(Source: shinobi93, via winterofherdiscontent)
Anonymous said: Are you a radfem? What led you to it?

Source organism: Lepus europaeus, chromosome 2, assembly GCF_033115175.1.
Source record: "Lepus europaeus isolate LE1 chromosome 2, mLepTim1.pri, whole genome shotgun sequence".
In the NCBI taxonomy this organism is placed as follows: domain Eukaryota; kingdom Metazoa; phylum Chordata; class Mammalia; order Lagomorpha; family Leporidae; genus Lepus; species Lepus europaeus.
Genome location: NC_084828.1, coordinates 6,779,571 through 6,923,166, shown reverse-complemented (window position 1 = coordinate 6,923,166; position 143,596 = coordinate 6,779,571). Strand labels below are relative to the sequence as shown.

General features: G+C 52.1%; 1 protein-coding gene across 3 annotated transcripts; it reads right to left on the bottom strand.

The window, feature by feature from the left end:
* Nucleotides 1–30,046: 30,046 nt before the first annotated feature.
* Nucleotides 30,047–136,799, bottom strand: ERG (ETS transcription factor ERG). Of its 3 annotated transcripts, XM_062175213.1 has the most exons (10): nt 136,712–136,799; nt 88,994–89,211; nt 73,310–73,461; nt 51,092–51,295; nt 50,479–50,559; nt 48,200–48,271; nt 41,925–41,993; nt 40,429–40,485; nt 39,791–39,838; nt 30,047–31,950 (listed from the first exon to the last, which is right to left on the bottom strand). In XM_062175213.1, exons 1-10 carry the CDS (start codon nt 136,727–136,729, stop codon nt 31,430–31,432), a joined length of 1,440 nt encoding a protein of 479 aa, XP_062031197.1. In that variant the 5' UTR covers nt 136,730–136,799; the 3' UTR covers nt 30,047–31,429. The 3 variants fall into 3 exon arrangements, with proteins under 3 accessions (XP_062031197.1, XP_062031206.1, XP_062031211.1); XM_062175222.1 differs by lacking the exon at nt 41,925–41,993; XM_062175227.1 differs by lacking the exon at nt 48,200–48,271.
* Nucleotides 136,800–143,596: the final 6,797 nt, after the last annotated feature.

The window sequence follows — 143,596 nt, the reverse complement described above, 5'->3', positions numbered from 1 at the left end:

Hi, anon! Great questions, and the answers are actually somewhat interconnected. Now I suspect this is going to sound super cagey and noncommittal, but I’m going to try and see if I can articulate it coherently. So my understanding of radical feminism, which has thus far admittedly only been gleaned from secondary sources, is that it’s a facet of feminist discourse that necessitates action that is consistent with its central tenets. Now if you flip through my blog for five minutes you might even call into question my right to adopt the label of any kind of feminism (I really do feel bad when feminist blogs follow me, like. I’m. I’m so sorry). Now I would think that the inconsistencies between my politics and my actions would result in my identification with radical feminism as being misleading and hypocritical at best, and dishonest and flat out harmful at worst. To answer your second question, that is one of the many reasons I reject liberal feminism. In my experience, a liberal feminist can proudly uphold the apparatus of the patriarchy in word and in deed and still somehow maintain their identity as feminist. It would distress me to know that I would be engaging in this same behaviour when claiming to be a radical feminist. But I will return to your first question in an attempt to clear away this rhetorical cloud of cagey, noncommittal thought. I do look forward to the day that I will be able to call myself a radical feminist free from the knowledge that in doing so, I am being disingenuous. At this moment, I can at least say that I strive to engage in a radical analysis with regards to all my politics, feminist or otherwise. While I work to radicalize my lifestyle, in theory at least I aim to be critical of the patriarchy and all its institutions, be they racist, classist, homophobic, or concerned with upholding conceptual frameworks of domination and subordination in other societal manifestations. And I try to apply this level of critical analysis, more specifically, to sex and gender, prostitution and pornography, kink, and other aspects of the material conditions of women’s lives about which libfems are loath to engage on a critical level. Obviously I don’t always succeed but, and here’s the cagey me again, I’m in an intellectual stage in which I’m trying to read and comprehend, especially women’s narratives that deviate from my own rich white experience, before I run my mouth off arguing about things for which my understanding is clearly underdeveloped. In terms of what led me to it, tumblr did. It seems like many of us used liberal feminism as our gateway feminism before we moved on to the hard stuff, and I’m no different. But its hyper-individualized and liberal discourse always sort of rubbed me the wrong way, to be honest with you. Tumblr showed me what liberal argumentation looks like when taken to its logical extremes, and I said to myself, “is that what I sound like? Is this what I truly believe?” From there on I began to try to radicalize my thinking, and to try and further divorce myself from the pervasively liberal culture in which my consciousness was forged. Again, thanks for asking, anon!